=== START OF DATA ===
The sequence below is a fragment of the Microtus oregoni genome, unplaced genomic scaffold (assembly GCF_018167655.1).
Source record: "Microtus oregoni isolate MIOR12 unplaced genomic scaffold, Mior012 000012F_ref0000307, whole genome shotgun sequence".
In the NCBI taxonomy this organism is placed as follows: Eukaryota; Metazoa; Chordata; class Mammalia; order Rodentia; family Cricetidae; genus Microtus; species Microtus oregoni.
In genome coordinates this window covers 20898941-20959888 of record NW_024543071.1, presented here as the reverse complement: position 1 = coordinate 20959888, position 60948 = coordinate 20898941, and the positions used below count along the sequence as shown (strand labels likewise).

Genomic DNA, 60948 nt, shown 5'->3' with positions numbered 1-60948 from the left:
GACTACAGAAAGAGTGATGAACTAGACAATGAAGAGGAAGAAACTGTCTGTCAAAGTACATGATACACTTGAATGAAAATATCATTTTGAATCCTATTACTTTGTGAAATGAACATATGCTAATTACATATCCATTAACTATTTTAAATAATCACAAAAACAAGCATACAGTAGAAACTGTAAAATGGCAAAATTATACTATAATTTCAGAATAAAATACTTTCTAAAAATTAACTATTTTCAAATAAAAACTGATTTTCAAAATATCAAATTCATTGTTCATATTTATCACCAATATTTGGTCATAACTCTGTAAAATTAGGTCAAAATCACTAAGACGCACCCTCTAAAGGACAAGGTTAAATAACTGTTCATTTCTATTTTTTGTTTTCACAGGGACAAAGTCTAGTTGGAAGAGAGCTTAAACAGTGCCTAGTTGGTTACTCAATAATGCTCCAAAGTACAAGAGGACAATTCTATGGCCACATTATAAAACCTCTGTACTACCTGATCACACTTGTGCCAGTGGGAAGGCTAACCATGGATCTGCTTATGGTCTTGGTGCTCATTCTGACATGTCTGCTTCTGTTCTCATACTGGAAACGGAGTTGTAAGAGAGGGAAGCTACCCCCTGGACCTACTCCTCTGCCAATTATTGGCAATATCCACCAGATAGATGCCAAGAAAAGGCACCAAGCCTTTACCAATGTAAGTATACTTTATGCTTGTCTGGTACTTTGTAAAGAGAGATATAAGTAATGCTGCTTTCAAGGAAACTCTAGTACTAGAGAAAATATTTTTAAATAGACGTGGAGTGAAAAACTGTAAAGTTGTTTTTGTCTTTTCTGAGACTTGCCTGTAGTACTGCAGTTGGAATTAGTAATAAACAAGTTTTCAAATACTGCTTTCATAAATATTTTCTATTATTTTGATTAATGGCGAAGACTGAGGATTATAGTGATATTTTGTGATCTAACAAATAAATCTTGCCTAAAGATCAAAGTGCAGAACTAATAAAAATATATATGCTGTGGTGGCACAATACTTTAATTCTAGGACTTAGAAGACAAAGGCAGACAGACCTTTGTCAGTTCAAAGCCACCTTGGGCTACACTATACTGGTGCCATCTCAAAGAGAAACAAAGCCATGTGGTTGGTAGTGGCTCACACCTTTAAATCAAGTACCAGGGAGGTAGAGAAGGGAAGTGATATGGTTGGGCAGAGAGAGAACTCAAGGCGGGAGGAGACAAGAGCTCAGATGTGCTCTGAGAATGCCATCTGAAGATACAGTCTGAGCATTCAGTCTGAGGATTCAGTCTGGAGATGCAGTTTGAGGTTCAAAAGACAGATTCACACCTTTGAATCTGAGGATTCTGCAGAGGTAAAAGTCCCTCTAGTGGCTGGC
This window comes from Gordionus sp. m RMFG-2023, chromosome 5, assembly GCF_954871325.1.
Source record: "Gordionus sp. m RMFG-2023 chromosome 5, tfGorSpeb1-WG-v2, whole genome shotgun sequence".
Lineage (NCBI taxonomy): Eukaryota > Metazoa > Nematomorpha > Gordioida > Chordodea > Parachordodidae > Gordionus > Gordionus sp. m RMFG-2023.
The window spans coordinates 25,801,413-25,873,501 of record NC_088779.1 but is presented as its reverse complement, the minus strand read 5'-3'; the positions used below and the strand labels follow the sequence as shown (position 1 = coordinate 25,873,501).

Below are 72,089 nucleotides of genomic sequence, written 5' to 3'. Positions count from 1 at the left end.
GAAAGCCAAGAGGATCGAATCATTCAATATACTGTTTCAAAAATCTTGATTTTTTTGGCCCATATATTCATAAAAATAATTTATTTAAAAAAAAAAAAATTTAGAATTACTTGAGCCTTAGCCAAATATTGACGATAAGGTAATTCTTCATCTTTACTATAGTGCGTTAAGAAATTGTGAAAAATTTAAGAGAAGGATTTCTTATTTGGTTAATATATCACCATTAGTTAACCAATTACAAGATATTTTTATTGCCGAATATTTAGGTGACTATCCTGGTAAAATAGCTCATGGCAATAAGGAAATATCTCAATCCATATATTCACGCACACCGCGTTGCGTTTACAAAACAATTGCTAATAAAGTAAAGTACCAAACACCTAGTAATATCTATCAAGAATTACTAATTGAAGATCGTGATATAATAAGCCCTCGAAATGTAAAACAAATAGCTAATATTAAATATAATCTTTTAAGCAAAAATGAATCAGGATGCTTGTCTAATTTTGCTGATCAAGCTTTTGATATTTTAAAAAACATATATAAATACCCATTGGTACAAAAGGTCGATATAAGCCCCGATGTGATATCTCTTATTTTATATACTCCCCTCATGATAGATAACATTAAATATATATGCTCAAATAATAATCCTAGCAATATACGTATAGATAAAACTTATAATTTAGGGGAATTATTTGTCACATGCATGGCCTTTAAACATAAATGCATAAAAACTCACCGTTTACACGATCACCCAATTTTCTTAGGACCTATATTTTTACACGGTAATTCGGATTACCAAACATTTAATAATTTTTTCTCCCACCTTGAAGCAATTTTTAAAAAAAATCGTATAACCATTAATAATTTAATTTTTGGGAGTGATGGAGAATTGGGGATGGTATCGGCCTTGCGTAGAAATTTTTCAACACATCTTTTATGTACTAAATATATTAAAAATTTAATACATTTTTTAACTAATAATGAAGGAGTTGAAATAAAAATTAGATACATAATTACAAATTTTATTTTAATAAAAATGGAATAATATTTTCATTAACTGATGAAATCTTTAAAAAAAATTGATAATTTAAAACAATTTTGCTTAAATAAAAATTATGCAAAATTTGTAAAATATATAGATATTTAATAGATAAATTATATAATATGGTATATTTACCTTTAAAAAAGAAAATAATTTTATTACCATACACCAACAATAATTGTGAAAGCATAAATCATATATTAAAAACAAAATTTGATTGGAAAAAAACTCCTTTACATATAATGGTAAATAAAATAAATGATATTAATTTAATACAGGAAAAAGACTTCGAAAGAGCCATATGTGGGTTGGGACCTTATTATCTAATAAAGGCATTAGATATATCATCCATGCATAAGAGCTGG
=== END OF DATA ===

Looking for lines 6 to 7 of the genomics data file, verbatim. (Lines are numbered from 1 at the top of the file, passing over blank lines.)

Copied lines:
GACTACAGAAAGAGTGATGAACTAGACAATGAAGAGGAAGAAACTGTCTGTCAAAGTACATGATACACTTGAATGAAAATATCATTTTGAATCCTATTACTTTGTGAAATGAACATATGCTAATTACATATCCATTAACTATTTTAAATAATCACAAAAACAAGCATACAGTAGAAACTGTAAAATGGCAAAATTATACTATAATTTCAGAATAAAATACTTTCTAAAAATTAACTATTTTCAAATAAAAACTGATTTTCAAAATATCAAATTCATTGTTCATATTTATCACCAATATTTGGTCATAACTCTGTAAAATTAGGTCAAAATCACTAAGACGCACCCTCTAAAGGACAAGGTTAAATAACTGTTCATTTCTATTTTTTGTTTTCACAGGGACAAAGTCTAGTTGGAAGAGAGCTTAAACAGTGCCTAGTTGGTTACTCAATAATGCTCCAAAGTACAAGAGGACAATTCTATGGCCACATTATAAAACCTCTGTACTACCTGATCACACTTGTGCCAGTGGGAAGGCTAACCATGGATCTGCTTATGGTCTTGGTGCTCATTCTGACATGTCTGCTTCTGTTCTCATACTGGAAACGGAGTTGTAAGAGAGGGAAGCTACCCCCTGGACCTACTCCTCTGCCAATTATTGGCAATATCCACCAGATAGATGCCAAGAAAAGGCACCAAGCCTTTACCAATGTAAGTATACTTTATGCTTGTCTGGTACTTTGTAAAGAGAGATATAAGTAATGCTGCTTTCAAGGAAACTCTAGTACTAGAGAAAATATTTTTAAATAGACGTGGAGTGAAAAACTGTAAAGTTGTTTTTGTCTTTTCTGAGACTTGCCTGTAGTACTGCAGTTGGAATTAGTAATAAACAAGTTTTCAAATACTGCTTTCATAAATATTTTCTATTATTTTGATTAATGGCGAAGACTGAGGATTATAGTGATATTTTGTGATCTAACAAATAAATCTTGCCTAAAGATCAAAGTGCAGAACTAATAAAAATATATATGCTGTGGTGGCACAATACTTTAATTCTAGGACTTAGAAGACAAAGGCAGACAGACCTTTGTCAGTTCAAAGCCACCTTGGGCTACACTATACTGGTGCCATCTCAAAGAGAAACAAAGCCATGTGGTTGGTAGTGGCTCACACCTTTAAATCAAGTACCAGGGAGGTAGAGAAGGGAAGTGATATGGTTGGGCAGAGAGAGAACTCAAGGCGGGAGGAGACAAGAGCTCAGATGTGCTCTGAGAATGCCATCTGAAGATACAGTCTGAGCATTCAGTCTGAGGATTCAGTCTGGAGATGCAGTTTGAGGTTCAAAAGACAGATTCACACCTTTGAATCTGAGGATTCTGCAGAGGTAAAAGTCCCTCTAGTGGCTGGC
This window comes from Gordionus sp. m RMFG-2023, chromosome 5, assembly GCF_954871325.1.